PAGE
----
Dangerous: The Short Films
Art is about what the artist wants to tell us. But sometimes the most affecting communication has less to do with what the artist intends to say than with what the work unintentionally conveys about the private person. For more on this, consult your Freud. For just enough on this, watch Husbands and Wives or Roseanne and tell me that your knowledge of the psychic disturbances rumbling within Woody Allen and Roseanne Arnold doesn’t influence your viewing experiences. You watch the character Roseanne Conner throw a fit because she’s jealous that Dan had lunch with an old girlfriend, you compute that you recently read that Tom Arnold might be fooling around, you go oooooh. You watch the character Gabe Roth humbert around with Juliette Lewis, you remember ) that Allen is romancing a 21-year-old, you go hmmm.
The more we know about an artist, the more we inevitably read into the art. Then again, the more work the artist creates, the more likely it is that someone or something-Oprah or PrimeTime Live or even this magazine-is going to tell you more than you ever thought you needed to know about the flawed person.
For more on this psychological morass than you ever thought you’d pay attention to, consider the case of Michael Jackson. His new video compilation, Dangerous: The Short Films, includes the stuff you’ve seen countless times on MTV: ”Black or White,” ”Remember the Time,” ”In the Closet,” ”Jam”-meticulously made vanity productions directed by such movie biggies as John Landis and John Singleton, as well as video auteurs like Herb Ritts. It’s also padded with behind-the-scenes vignettes and footage from the 1993 Super Bowl halftime show and various awards ceremonies. Taken as a whole, the tape is an extraordinary piece of work, as much for what it says about the dark mystery of Jackson the man as about the bright brilliance of Jackson the artist. It is, in spite of itself, a document of a talent shaped-mutated, really-by psychological damage.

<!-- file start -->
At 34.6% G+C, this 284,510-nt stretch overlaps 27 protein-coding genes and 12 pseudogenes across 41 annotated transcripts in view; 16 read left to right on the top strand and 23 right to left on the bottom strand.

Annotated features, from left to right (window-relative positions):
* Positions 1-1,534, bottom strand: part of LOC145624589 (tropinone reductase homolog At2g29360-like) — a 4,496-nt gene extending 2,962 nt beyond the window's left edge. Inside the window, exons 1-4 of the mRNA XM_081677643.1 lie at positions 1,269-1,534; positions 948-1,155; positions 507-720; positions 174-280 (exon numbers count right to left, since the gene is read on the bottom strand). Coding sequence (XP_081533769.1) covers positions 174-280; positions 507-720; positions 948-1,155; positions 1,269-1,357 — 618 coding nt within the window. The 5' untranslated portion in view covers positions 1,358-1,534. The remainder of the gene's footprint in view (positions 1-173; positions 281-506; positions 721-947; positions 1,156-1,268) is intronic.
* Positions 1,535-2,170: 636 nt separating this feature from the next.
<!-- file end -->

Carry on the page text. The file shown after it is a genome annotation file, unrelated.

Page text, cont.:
The first thing you notice is this: There are children everywhere. I mean, everywhere. Sure, we saw them at the Super Bowl, we saw them in ”Black or White.” But now, viewed through a filter of headlines about Jackson’s alleged activities with young boys, a kind of prurience hangs in the air like a funk. Macaulay Culkin’s cozy friendship with Jacko in the clip for ”Black or White”- what’s that about? All those rainbow kids at the Super Bowl singing ”Heal the World,” Michael’s intense devotion to young AIDS sufferer Ryan White, chronicled in documentary footage in Gone Too Soon (including attendance at the funeral in 1990)-is this seemly? (Hint: No, it’s not.) In one scene from the 1993 NAACP Image Awards, Jackson is led on stage by two tykes. (Now we ask: Who are they?) In a quick behind-the-scenes shot included before ”Remember the Time,” Jackson watches the action with an unidentified little boy close beside him. (Now we wonder: Who is he? and Is he safe?)
In turn, this preoccupation with children shades our appreciation of Jackson’s sexual persona-the skinny, heavily made-up man who pumps his pelvis, grabs his crotch, bares his teeth, growls, and fancies himself a panther. What real rage is he venting in ”Black or White,” when he shouts and smashes windows and works furiously at his fly? (This is the 11-minute version, complete with the violent coda deleted after the clip first aired.) What fantasy is the inspiration for ”Jam,” in which he teaches big, muscled sports legend Michael Jordan a thing or two about manly dancing? And what, doctor, please, is the erotic meaning of ”In the Closet” (let’s start with the title, shall we?), in which Jackson and model Naomi Campbell swivel and thrust and simulate heterosexual heat about as dry as the desert dust in which Herb Ritts set the soulless drama?
Knowing what we do now about Michael Jackson-about his fragile personality, about the scarring flaws that may or may not have led him to do damaging things to the very children he claims to idolize while mourning his own wrecked youth-we can no longer watch a video like Dangerous as innocents. Then again, even knowing all that we know, we cannot ignore the one pure thing he has: a burning genius as a performer.
In the end, Dangerous is more dangerous than even Michael Jackson knows. For intentional art: B- For unintentional revelation: B+